No where has the abuse of knowledge been more violent and intolerant than in the public discussion of an area that is defined as somewhere in the middle of the east. A handful of vocal and visible critics–none of whom have made any real or substantive contribution to any field of knowledge–have contributed to the claims that the Enlightenment as we know it is for all practical purposes over.
For too long has enlightened reasonwhich helped to disenchant the world and free humans from slavery, serfdom, the daily humiliation of colonial rule, and the bitter attitudes of discriminationhas also worked in the opposite direction, instrumentalizing notions of progress, democracy, and freedom. The universal principle of democracy, which is in widest and most conventional circulation in contemporary society, is fast becoming evacuated of any real and substantive meaning at all. Political leaders, political commentators, and the medium of almost all human communication in general has in large part compromised all universal principles to inflame the latest political passions, trends, styles.
Throughout your writings you vigilantly monitor, police, and above all, attempt to suppress the ideas and writings of many of those whose opinions happen to differ from your own. In the United States, this tendency, sometimes called a response to the so-called “new” anti-Semitism has widely been compared to a New McCarthyism. Reminiscent not only of the 1950s when many intellectuals, writers, scholars, actors, were vigorously prosecuted, the circumstances also recall the political environment of World War I in the United States, where, as Carol Gubar has shown in Mars and Minerva, German faculty were subjected to ruthless attacks simply for being German.
Digitally, electronically, and through virtually ever medium that is available to you, you rarely mention the vicissitudes of Palestinian life, how entire cities and towns and villages are surrounded by road-blocks. You speak rarely of the daily intimidation of Palestinians, the curfews, the destruction of orchards, political assassination, and the death of thousands of human beings who have been killed in Israel’s costly and ongoing war against the Palestinians. You show little remorse for the injured children, adolescents, adults and elderly and the ill who have little access to hospitals to which ambulances now have to travel hours to reach for even the most fundamental medical procedures and care. Difficult pregnancies are transformed into infanticide, minor infections into systemic organ failure, and a slow but certain coma and then death is assured.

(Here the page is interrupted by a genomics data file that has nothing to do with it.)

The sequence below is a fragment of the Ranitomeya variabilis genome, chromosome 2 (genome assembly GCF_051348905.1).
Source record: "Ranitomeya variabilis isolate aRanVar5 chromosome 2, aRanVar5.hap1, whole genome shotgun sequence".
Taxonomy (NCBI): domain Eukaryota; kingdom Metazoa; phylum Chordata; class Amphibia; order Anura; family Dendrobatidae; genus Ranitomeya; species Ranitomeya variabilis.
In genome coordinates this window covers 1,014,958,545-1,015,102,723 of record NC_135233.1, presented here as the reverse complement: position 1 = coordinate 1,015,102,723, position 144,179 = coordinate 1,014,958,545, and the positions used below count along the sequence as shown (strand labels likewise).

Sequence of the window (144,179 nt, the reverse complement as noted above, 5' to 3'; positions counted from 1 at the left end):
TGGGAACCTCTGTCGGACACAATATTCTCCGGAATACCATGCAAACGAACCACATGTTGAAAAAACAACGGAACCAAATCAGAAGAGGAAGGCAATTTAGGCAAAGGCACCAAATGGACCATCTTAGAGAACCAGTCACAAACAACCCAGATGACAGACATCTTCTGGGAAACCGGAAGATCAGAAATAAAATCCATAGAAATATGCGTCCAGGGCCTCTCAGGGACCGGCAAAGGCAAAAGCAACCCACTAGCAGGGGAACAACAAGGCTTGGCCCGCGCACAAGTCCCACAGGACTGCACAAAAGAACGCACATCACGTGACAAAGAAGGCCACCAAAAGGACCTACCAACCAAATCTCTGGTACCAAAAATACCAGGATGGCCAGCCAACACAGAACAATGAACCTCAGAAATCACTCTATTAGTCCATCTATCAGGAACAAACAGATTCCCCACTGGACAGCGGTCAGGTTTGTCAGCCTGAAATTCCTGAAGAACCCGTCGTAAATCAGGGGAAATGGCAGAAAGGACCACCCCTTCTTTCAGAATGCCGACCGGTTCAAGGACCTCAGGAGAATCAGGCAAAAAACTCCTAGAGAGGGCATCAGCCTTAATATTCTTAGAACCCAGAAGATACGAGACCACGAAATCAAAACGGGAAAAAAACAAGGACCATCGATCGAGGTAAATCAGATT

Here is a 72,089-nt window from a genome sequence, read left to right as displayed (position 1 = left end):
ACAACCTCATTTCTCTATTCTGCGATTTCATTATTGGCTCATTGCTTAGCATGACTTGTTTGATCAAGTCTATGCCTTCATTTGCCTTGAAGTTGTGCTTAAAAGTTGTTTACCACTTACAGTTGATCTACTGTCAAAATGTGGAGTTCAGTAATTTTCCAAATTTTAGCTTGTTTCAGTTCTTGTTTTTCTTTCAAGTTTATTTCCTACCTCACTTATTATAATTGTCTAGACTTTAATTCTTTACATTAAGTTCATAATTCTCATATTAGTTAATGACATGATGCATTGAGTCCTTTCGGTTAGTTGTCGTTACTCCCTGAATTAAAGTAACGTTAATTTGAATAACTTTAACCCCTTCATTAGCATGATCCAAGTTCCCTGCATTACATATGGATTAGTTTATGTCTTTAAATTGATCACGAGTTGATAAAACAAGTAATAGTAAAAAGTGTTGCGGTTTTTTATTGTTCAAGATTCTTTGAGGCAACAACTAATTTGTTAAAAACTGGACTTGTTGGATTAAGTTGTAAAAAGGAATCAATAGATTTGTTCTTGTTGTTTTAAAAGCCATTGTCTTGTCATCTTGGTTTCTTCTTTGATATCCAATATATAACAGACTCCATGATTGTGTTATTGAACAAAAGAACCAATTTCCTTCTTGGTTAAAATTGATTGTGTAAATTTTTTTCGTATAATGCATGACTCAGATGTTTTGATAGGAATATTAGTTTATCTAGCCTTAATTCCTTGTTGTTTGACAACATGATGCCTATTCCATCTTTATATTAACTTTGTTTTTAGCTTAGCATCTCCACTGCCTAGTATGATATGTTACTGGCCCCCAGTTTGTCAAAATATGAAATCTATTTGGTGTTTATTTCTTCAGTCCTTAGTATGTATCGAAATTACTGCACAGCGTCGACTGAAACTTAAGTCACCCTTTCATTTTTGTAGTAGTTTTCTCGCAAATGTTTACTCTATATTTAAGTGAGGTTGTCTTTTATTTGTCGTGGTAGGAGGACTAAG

Your attitude, which is cavalier, pugnacious and knows no other form of writing than the simplest polemic, is justified by the threat of terrorism, and you can hardly be asked to even acknowledge that the Israeli military-its so called “defense forces”– practices a form of terror as well, of an entirely different category, of course. Indeed, with the helicopter gun-ships, diesel tanks, F-16s, Caterpillar bulldozers and machine guns. The Israeli army doesn’t kill human beings in the same gruesome and crude way as a handful of young Palestinians who strap themselves with explosives and blow themselves and other innocent human beings along with themselves to bits.
In the West, the images of the remains of Arab bodies-Palestinian bodiesare hardly, if ever, seen. The collective horror is drowned out by other forms of desperate, retaliatory, idiotic, but above all immoral and the particular violence against unarmed Israeli citizens. The roar of bombs, the rat-tat-tat of “live” ammunition and rubber bullet fire from the barrels Israel soldiers’ weapon is but a faint sound heard. In this historical hour, the human subject is a mere gesture of existence hanging onto life.